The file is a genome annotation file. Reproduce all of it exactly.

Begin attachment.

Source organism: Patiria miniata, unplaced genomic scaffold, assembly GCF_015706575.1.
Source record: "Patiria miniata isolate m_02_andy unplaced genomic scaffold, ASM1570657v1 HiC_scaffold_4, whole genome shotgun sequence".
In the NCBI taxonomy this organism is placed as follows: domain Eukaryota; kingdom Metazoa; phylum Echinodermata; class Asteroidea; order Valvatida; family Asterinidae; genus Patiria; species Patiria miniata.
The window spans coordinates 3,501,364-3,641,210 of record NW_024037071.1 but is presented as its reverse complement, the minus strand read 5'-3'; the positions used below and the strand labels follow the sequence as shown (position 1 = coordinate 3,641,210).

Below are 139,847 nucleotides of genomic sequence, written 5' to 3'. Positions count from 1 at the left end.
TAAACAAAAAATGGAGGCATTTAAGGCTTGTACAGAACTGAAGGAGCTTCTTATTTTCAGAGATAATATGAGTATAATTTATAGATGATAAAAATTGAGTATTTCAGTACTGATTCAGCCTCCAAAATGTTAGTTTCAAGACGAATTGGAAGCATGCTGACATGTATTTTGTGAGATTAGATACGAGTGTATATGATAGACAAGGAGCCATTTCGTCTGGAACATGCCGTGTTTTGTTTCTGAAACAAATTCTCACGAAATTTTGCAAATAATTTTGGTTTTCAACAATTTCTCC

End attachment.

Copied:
Source organism: Patiria miniata, unplaced genomic scaffold, assembly GCF_015706575.1.
Source record: "Patiria miniata isolate m_02_andy unplaced genomic scaffold, ASM1570657v1 HiC_scaffold_4, whole genome shotgun sequence".
In the NCBI taxonomy this organism is placed as follows: domain Eukaryota; kingdom Metazoa; phylum Echinodermata; class Asteroidea; order Valvatida; family Asterinidae; genus Patiria; species Patiria miniata.
The window spans coordinates 3,501,364-3,641,210 of record NW_024037071.1 but is presented as its reverse complement, the minus strand read 5'-3'; the positions used below and the strand labels follow the sequence as shown (position 1 = coordinate 3,641,210).

Below are 139,847 nucleotides of genomic sequence, written 5' to 3'. Positions count from 1 at the left end.
TAAACAAAAAATGGAGGCATTTAAGGCTTGTACAGAACTGAAGGAGCTTCTTATTTTCAGAGATAATATGAGTATAATTTATAGATGATAAAAATTGAGTATTTCAGTACTGATTCAGCCTCCAAAATGTTAGTTTCAAGACGAATTGGAAGCATGCTGACATGTATTTTGTGAGATTAGATACGAGTGTATATGATAGACAAGGAGCCATTTCGTCTGGAACATGCCGTGTTTTGTTTCTGAAACAAATTCTCACGAAATTTTGCAAATAATTTTGGTTTTCAACAATTTCTCC